And while the shift online has created new opportunities for chaplaincy, it has also created new challenges. Chaplains often work in informal spaces, meeting people in the corridor, in the queue, at the water cooler. Losing physical presence made it harder for chaplains to identify people who needed support but would not reach out for it themselves.
Flexible homeworking is here to stay and many students and staff will continue to spend a large proportion of their time off-site. So what of the future of university chaplaincy and pastoral care more widely?
First, it needs to be blended. For chaplains, this means continuing to offer the opportunity for online one-to-one and community activities, which are often more accessible than in-person ones, and, where possible, being a regular, personable presence on student social media pages. Quick videos with short reflections for the day, or a post with a joke (or a puzzle picture), can help boost a chaplain’s visibility, as well as acting as a point of consistency and a bonding opportunity for isolated students.
Online cannot replace offline, however. Now that campuses have opened up again, it is vital that chaplains be as physically visible as possible, which could be as simple as regularly walking around campus with a chaplain badge. This is particularly important for reminding newer students that chaplaincy is available to them.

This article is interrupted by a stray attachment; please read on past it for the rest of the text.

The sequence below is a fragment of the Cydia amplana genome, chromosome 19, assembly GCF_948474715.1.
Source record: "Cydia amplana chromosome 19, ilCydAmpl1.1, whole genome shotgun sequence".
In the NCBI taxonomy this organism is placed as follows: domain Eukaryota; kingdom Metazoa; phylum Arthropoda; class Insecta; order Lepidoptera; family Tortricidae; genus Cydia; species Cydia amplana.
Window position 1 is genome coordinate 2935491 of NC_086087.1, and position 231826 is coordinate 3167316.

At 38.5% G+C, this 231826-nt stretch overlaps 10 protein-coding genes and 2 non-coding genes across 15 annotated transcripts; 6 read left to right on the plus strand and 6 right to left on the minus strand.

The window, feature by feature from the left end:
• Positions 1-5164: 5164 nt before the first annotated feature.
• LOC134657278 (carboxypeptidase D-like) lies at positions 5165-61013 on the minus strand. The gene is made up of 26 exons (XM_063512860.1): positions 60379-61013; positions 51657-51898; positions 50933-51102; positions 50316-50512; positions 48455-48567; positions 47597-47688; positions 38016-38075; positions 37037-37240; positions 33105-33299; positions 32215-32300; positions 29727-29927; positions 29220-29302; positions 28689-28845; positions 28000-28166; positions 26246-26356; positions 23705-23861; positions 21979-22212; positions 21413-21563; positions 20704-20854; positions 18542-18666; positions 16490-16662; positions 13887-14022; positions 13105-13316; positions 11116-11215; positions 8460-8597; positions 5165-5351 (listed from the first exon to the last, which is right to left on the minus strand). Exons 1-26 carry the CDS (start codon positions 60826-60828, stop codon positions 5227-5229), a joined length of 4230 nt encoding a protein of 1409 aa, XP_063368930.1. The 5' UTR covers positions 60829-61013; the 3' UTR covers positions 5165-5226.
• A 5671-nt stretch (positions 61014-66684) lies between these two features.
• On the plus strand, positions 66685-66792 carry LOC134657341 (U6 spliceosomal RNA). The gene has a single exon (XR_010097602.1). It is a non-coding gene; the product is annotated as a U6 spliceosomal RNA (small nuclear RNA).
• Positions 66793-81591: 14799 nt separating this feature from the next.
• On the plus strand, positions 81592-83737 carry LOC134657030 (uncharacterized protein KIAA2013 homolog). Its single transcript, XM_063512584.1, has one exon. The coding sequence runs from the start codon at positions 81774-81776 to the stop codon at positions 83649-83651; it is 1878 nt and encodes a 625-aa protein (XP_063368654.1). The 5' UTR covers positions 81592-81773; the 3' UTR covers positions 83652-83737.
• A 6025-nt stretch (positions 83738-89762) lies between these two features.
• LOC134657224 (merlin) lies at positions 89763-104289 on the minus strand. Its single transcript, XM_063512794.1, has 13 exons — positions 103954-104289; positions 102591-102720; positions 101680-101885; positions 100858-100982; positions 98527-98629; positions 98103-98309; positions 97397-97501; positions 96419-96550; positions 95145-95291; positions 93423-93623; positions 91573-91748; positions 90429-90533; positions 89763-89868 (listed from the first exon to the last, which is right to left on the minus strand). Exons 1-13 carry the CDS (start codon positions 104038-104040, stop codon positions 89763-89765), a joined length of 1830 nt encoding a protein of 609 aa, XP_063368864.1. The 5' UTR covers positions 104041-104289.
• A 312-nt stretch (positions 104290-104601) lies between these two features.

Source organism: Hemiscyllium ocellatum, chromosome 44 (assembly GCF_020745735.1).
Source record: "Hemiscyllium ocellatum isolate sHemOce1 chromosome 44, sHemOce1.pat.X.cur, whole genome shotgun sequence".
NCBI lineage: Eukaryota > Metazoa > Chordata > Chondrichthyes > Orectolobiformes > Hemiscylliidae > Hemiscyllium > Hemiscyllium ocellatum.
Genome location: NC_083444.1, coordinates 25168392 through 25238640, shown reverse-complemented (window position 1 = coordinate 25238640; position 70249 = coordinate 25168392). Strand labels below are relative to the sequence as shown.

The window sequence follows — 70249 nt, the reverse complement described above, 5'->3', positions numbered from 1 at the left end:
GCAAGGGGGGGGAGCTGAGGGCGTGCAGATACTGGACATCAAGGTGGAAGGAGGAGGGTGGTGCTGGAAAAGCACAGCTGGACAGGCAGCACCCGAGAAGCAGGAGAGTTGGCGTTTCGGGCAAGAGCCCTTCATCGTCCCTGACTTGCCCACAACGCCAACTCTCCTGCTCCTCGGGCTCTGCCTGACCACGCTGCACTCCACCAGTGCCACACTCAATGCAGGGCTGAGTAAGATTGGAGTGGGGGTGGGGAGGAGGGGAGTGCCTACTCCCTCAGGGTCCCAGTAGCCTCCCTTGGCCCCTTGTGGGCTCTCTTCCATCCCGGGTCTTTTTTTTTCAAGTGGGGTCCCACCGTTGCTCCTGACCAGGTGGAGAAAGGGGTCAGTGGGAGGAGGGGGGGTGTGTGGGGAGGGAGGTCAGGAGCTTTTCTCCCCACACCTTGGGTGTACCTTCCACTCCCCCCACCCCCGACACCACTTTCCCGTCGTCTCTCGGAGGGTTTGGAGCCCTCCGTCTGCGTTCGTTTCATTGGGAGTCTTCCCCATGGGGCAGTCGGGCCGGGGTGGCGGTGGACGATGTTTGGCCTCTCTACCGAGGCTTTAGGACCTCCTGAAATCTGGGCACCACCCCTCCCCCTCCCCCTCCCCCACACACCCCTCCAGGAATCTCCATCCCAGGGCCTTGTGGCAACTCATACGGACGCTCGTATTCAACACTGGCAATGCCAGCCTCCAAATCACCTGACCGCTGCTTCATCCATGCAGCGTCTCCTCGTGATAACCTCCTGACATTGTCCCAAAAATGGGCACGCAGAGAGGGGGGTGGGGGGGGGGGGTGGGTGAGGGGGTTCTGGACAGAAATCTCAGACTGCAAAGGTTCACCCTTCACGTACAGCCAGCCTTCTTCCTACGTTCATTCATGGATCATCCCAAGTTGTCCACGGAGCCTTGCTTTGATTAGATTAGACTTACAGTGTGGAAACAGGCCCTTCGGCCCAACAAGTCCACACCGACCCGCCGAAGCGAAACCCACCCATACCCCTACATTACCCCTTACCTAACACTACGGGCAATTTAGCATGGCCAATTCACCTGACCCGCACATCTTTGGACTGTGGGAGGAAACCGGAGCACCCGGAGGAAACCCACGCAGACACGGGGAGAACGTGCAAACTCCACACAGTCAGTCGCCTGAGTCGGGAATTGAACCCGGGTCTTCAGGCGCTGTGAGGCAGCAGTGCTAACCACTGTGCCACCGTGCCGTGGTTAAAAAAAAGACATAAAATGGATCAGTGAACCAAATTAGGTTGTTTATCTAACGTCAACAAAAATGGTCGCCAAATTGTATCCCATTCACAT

Cultivating both online and offline presence isn’t easy, and some chaplains will find it hard (or impossible) to navigate constantly changing student social media spaces. Each chaplain will need to work out an appropriate balance for themselves, and it may be that #virtualchaplaincy is something that only lead (paid) chaplains can develop, not part-time volunteers.
Second, informal socialisation matters, and universities should care about its loss. Homeworking inevitably leads to what we may call ‘meetingisation’—the reduction of workplace interactions to formal meetings. This is a real problem in workplace culture, because it is casual interactions outside formal meeting structures that sow relationships and trust and make an organisation an attractive place to be.